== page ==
Truth Telling or True Confessions?

Relating your own personal trauma to strengthen or expand existing laws dealing with sexual violence achieves little towards systemic change. As only individual perpetrators are targeted in these…

Relating your own personal trauma to strengthen or expand existing laws dealing with sexual violence achieves little towards systemic change. As only individual perpetrators are targeted in these subjective and moralizing first person narratives of good vs evil, more pertinent factors addressing the material conditions underlying these situations are overlooked, while the causes of collectively experienced trauma (loss of income, livelihoods, access to healthcare, environmental impacts . . . ) go unexamined. If anything, a compelling account of a traumatic incident delivered by a sympathetic and “credible” source only re-affirms class-based hierarchies, leaving poorer, less media savvy victims of sexual violence to remain sideshow attractions in a media spectacle.

Trauma politics really only favor the privileged, and singles out the most “relatable” among them – at least to the consumers most aggressively targeted by the New York times et al. Such media outlets provide something similar to a glam-enhancing filter for its readership, enabling them to echo elite influencers’ power-serving opinions by re-tweeting and sharing them. Thus tribal affiliation with the ruling class is established, and conveyed throughout the social media sphere as a kind of currency. These aspiration-enabling mechanisms help us to internalize the suffering of our oppressors, and ‘relate’ to it. Through this process of false identification with celebrities and their struggles, we direct our outrage at the trespasses against these individuals, while overlooking the collective trauma that inflicts damage far greater than Harvey Weinstein.

Unless you can afford complete public disclosure about a graphically sordid sexual encounter, “poor decision making” will factor into your narrative, and your motives for speaking out will be questioned, if not maligned. Just ask former Senator Joe Biden’s accuser, whatever that lowly, “Trump-enabling” intern of no consequence’s name is. What passes as “left” in American political discourse is particularly prone to dismissing “ill-timed” testimonials from sex abuse victims that implicate its preferred political candidates. As the prevailing “feminist” discourse moves away from its broader political aims of wealth re-distribution, over-sharing personal information has become the “movement’s” political and economic underpinning. Individual trauma within this narrow framework supports the idea that predators are independent of predatory systems, and can be politicized with the now academic language of radical movements to advance a centrist agenda.

In a recent essay on the subject of trauma politics, author Mila Ghorayeb lays out its “three untenable components”:

“First, it arbitrarily favors those that are more comfortable sharing their personal history. Second, the personal nature of this form of political discourse makes contesting facts a matter of personal attack rather than genuine truth-seeking. And last, it forces us to contend with one’s personal and subjective narrative rather than material social and political circumstances”.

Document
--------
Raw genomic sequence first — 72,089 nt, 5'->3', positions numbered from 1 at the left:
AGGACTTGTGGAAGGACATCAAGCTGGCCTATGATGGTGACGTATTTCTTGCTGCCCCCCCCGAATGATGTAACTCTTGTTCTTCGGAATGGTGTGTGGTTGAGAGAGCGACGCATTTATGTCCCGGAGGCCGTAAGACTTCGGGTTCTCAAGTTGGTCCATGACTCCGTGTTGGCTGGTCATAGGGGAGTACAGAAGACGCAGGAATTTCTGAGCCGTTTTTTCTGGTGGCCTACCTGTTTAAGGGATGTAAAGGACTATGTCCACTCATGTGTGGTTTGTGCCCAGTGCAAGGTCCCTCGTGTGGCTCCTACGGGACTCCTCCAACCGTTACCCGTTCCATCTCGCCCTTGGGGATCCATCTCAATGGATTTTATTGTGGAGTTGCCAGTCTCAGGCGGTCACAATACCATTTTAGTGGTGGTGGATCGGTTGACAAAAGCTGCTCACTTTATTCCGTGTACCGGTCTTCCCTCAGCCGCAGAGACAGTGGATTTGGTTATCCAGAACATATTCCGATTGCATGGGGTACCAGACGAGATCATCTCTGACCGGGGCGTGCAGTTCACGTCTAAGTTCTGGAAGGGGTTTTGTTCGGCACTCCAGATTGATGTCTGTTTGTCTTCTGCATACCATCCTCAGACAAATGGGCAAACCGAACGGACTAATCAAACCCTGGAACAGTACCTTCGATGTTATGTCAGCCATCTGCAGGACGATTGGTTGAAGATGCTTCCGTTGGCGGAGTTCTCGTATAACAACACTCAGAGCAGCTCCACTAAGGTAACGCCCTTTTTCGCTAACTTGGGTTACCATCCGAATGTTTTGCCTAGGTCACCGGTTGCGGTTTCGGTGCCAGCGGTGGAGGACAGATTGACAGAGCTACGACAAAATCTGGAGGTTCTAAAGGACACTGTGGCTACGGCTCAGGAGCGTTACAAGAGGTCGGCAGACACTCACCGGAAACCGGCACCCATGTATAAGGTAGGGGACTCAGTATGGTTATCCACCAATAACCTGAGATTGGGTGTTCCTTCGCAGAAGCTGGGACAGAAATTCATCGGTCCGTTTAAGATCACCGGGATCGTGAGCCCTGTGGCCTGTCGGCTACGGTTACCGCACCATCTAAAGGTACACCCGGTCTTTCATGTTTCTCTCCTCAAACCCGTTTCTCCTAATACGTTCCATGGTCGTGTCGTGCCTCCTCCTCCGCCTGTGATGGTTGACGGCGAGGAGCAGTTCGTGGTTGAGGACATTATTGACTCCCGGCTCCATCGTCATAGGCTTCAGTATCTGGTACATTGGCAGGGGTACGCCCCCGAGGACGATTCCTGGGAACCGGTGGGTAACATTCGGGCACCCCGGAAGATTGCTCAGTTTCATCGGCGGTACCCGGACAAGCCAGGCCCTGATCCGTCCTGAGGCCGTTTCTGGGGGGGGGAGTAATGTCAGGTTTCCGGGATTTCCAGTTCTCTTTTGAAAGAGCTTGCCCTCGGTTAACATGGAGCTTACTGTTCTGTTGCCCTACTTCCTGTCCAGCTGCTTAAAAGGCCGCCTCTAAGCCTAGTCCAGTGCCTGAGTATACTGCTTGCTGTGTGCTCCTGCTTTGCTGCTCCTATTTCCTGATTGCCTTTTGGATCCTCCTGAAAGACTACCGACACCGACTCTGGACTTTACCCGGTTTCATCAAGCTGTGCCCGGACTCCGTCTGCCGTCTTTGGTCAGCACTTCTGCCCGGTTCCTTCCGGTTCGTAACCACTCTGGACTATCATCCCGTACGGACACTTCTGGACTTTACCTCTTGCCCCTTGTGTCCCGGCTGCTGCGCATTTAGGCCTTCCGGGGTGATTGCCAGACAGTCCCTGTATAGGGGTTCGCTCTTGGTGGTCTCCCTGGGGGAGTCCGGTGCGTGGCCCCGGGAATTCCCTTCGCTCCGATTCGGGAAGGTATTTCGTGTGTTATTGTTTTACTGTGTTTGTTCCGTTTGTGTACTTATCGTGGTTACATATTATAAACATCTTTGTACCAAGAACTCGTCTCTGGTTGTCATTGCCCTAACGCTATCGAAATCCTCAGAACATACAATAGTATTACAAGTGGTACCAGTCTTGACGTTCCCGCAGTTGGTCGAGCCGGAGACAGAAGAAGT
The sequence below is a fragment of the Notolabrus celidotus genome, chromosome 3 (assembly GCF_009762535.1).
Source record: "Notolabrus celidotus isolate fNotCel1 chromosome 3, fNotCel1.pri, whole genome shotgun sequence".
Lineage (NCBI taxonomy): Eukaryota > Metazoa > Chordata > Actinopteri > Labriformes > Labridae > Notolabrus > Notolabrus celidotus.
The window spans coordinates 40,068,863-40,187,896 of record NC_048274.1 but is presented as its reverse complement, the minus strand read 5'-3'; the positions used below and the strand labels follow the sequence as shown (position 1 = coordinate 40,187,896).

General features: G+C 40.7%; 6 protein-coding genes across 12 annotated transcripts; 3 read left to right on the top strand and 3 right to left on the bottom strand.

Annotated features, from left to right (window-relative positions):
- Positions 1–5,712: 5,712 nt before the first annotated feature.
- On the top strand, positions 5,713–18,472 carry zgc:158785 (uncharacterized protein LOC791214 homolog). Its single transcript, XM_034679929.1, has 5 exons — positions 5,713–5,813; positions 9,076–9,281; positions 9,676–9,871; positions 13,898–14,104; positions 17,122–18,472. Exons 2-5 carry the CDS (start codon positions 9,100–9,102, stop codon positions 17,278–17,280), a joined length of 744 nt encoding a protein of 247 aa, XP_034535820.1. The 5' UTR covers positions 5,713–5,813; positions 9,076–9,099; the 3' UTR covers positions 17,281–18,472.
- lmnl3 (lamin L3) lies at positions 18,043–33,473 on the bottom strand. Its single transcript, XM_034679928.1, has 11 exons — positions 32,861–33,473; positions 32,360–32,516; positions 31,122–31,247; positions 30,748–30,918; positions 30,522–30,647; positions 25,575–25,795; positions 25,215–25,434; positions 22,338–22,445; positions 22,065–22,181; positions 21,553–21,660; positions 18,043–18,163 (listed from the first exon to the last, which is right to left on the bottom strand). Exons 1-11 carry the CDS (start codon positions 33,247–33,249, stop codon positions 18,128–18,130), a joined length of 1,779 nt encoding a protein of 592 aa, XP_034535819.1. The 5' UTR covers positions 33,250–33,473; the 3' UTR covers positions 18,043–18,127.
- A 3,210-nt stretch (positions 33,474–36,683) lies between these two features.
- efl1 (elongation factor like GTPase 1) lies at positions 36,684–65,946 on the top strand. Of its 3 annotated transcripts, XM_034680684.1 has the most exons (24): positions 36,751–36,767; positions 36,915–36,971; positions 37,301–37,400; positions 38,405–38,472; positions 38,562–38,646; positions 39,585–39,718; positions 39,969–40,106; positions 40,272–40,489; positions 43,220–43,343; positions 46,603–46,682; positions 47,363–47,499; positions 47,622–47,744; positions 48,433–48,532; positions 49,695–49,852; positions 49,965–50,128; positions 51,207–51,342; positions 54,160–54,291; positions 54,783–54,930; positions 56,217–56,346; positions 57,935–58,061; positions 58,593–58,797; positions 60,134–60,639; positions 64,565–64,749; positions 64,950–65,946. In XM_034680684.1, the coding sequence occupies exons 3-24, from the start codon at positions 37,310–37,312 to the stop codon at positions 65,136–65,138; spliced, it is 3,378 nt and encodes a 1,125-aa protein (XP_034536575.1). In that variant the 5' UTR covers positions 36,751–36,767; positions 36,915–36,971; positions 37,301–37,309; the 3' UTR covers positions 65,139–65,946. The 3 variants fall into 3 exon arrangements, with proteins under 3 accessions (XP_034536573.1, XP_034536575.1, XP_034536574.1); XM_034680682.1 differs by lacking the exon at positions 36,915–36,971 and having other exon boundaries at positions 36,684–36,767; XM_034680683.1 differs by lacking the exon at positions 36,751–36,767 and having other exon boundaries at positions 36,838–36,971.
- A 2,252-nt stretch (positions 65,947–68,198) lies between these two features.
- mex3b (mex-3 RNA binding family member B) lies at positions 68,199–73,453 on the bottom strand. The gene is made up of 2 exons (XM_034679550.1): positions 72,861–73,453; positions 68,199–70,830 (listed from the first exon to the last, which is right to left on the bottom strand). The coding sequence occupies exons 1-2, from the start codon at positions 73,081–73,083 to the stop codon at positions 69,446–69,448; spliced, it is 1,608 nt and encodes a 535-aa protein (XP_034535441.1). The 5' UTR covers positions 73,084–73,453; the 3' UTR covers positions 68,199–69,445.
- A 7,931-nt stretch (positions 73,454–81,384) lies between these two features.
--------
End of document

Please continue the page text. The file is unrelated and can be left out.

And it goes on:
Ghorayeb uses the example of the first Gulf War when the testimony of a surviving witness to an event that never happened helped to get a reluctant American public on board with bombing Iraq. Crying in front of Congress, “nurse” Nayirah al-Sabah’s scripted testimony about Iraqi forces tossing Kuwaiti babies out of their incubators was instrumental in shoring up support for American military involvement in a border dispute between Kuwait and Iraq. Ghorayeb illustrates a worst-case scenario resulting from harrowing first-person accounts of lived experience to make a very valid point about the unintended and mostly neoliberal consequences that come with personalizing politics.

Today a similar pattern is emerging in the Southern Hemisphere as Venezuela’s growing number of economic refugees in the region have taken to social media to highlight their plight, and urge the US to bring about “regime change”. People in dire financial distress can be relied on to adopt a hardline attitude against contextualizing their suffering or implicating its unseen architects, making them ideal spokespeople for the forces that oppress them. Still, we tend to consider the language – as opposed to the actual tenets – of civil rights movements as sufficient evidence of a “good cause”, and will gladly sign a petition to further destabilize a socialist government, having been emotionally manipulated by an individual who fits the bill of the “oppressed”, whether a political prisoner or a former US presidential candidate with a womb and ties to Wall Street.

With the focus wholly on the personal failings of individual perpetrators like Jeffrey Epstein, the more sinister State players of this now forgotten saga elude scrutiny and evade justice. Depending on their present position on the political and financial food chain, the bigger fish wriggle free from law enforcement’s flimsy dragnet, leaving small fry to fester under the dimming glare of the media spotlight. Undoubtedly, the personalized testimonies from Epstein’s victims helped to catch a predator, but also overshadowed the greater forces still at play who empowered and profited from a suicided patsy’s blackmail operation.

For her bravery and service to the truth, Anita Hill was rewarded with ridicule, and consigned for decades to being a punchline in a plutocratic Minstrel Show, where the foregone conclusion of a useful idiot’s nomination to the Supreme Court was momentarily stalled by a ‘fly in the anointment’ process. Hill’s subsequent vindication is not so much a victory for trauma politics (which Hill was not engaging in) but proof of the efficacy of window dressing corrupted institutions with people from traditionally marginalized sectors of the population to deflect blame in their role of creating these inequalities in the first place. Ms Hill, disadvantaged by default by the very power structures that today identify as “feminist”, lacked the financial resources and social clout to defend herself from this bastardized movement’s mostly-male progenitors.